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Int J Colorectal Dis. 2014 Feb;29(2):239-45. doi: 10.1007/s00384-013-1779-5. Epub 2013 Oct 9.

Clinical features and treatment of ulcerative colitis-related severe gastroduodenitis and enteritis with massive bleeding after colectomy.

Author information

  • 1Department of Lower Gastroenterological Surgery, Hyogo College of Medicine, 1-1 Mukogawa-cho, Nishinomiya, Hyogo, 663-8501, Japan, uchino2s@hyo-med.ac.jp.

Abstract

INTRODUCTION:

Ulcerative colitis (UC) has been recognised as a systemic immune disorder that is not as restricted as colitis. UC-related gastrointestinal lesions with bleeding can develop soon after colectomy and can progress rapidly. Therefore, we considered the clinical features and treatment of these UC-related lesions.

METHODS:

We reviewed the patient data in our UC surgery database to evaluate its prevalence and features.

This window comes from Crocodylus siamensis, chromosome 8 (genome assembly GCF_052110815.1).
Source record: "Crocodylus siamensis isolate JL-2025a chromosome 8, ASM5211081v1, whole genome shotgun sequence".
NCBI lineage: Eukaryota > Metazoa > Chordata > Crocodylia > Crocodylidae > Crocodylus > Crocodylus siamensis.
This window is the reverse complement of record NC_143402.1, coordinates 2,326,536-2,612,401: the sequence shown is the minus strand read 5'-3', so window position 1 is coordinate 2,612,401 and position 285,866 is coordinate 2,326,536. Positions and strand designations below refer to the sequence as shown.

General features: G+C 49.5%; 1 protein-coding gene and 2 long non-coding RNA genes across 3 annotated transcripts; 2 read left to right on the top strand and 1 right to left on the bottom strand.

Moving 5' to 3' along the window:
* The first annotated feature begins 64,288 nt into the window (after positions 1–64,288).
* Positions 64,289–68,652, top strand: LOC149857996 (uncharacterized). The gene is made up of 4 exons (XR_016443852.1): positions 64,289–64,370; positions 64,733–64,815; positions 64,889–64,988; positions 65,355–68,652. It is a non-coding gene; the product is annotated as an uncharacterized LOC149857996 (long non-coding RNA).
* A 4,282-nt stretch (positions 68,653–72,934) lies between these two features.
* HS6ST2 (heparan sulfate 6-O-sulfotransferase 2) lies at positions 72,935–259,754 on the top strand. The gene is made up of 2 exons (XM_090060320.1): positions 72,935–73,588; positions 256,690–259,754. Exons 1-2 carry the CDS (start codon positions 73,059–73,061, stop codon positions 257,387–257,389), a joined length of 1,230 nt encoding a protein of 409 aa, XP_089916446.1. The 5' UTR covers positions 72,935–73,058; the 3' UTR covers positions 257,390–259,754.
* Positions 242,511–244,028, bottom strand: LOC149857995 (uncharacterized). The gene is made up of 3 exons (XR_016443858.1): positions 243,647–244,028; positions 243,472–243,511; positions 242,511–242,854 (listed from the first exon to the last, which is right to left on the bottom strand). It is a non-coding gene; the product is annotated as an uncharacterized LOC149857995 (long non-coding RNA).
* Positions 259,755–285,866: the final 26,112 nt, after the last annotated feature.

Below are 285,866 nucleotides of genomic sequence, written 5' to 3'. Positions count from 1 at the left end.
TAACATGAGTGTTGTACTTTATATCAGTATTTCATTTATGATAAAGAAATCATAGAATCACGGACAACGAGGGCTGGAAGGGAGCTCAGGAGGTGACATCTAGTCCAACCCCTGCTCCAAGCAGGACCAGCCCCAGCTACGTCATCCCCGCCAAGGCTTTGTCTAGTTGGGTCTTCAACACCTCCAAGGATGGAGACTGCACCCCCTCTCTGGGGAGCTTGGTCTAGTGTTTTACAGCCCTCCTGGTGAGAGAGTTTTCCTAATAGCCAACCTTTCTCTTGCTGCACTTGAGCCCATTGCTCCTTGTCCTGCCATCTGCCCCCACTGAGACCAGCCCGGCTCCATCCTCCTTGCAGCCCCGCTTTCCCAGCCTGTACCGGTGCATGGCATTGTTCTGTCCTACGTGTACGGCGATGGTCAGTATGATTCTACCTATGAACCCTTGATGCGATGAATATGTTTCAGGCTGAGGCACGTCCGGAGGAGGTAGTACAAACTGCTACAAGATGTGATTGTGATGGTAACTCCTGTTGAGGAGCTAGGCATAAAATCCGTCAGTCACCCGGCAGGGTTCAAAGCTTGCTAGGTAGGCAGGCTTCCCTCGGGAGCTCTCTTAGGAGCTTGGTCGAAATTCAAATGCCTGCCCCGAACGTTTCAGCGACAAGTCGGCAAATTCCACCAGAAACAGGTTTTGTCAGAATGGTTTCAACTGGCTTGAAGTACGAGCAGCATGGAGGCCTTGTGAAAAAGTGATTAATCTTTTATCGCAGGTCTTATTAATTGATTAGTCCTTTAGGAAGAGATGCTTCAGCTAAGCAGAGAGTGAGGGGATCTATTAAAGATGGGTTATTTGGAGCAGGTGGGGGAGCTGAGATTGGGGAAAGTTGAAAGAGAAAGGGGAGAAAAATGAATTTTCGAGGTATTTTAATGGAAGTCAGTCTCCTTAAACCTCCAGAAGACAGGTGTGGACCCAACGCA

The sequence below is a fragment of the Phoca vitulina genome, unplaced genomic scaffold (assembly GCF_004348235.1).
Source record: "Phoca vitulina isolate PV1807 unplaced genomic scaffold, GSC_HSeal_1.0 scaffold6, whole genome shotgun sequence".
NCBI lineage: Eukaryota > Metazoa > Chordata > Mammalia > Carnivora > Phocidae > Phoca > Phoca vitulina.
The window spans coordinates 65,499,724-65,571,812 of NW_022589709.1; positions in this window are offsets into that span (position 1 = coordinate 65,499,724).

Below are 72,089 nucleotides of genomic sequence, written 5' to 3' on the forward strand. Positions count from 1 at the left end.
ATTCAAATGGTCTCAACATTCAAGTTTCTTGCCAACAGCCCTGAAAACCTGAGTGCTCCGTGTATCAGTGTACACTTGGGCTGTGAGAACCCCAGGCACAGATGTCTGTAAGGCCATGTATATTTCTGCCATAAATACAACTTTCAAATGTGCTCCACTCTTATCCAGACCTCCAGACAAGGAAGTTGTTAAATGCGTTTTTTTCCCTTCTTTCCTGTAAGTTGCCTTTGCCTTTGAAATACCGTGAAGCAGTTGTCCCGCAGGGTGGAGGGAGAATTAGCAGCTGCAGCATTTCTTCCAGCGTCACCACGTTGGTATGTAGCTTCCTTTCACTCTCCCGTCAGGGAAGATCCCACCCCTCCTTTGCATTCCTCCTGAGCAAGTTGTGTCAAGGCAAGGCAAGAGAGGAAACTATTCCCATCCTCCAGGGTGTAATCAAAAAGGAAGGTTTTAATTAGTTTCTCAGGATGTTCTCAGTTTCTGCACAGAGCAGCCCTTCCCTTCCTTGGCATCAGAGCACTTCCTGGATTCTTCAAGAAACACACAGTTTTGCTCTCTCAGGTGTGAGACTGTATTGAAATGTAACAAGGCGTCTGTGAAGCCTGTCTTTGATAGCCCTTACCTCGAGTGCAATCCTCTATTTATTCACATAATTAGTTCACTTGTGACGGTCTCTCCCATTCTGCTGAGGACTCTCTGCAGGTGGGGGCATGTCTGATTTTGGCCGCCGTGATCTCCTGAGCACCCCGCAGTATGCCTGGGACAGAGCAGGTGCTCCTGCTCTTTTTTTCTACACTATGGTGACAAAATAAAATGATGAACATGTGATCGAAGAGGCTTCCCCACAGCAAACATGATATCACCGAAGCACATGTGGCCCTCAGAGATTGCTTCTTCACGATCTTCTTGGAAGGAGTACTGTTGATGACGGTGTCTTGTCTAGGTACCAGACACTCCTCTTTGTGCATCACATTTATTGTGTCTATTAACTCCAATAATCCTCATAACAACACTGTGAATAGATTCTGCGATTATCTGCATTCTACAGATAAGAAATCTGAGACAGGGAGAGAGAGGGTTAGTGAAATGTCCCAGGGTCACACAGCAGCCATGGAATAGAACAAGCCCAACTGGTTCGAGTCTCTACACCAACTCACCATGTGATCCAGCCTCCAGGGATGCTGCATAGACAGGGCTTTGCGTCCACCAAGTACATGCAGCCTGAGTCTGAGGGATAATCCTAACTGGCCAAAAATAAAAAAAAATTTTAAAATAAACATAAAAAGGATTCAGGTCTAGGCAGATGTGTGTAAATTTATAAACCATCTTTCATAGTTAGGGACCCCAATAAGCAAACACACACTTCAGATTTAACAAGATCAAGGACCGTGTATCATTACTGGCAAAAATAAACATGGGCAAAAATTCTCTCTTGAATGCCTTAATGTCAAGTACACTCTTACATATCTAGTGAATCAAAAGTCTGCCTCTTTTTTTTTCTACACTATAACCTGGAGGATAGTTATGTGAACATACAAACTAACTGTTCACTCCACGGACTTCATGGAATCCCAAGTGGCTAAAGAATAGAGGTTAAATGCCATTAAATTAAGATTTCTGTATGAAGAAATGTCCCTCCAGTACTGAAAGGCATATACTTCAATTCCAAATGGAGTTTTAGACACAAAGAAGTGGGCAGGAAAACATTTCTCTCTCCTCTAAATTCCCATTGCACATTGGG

RESULTS:

We found 7/1,100 patients with UC-related lesions between January 2000 and April 2013. These lesions developed at a mean of 24 (range 8-480) days after colectomy. Six of the seven patients suffered from gastrointestinal bleeding as an initial symptom that rapidly developed into massive bleeding or perforations. All of the patients were diagnosed with pancolitis; at the time of colectomy, fulminant, severe, moderate, and mild colitis were presented by four, one, one, and one patients, respectively. All patients with enteritis had consecutively developed other infectious complications, including anastomotic leakage, pyoderma gangrenosum, wound infection, and pneumonia. Although patients with bleeding did not respond to treatment with corticosteroids, they responded well to infliximab soon after its administration. Although six of the seven patients showed cytomegalo virus re-activation in blood or pathological examinations, ganciclovir was not effective in its elimination.

CONCLUSION:

Although UC-related lesions with an unknown aetiology can occur after colectomy, immediate examination and treatment are required if gastrointestinal bleeding is found after surgery. Because gastrointestinal bleeding from UC-related lesions can worsen rapidly and may be related to mortality, early potent immunosuppressive therapy should be considered.

PMID:
24105365
[PubMed - in process]
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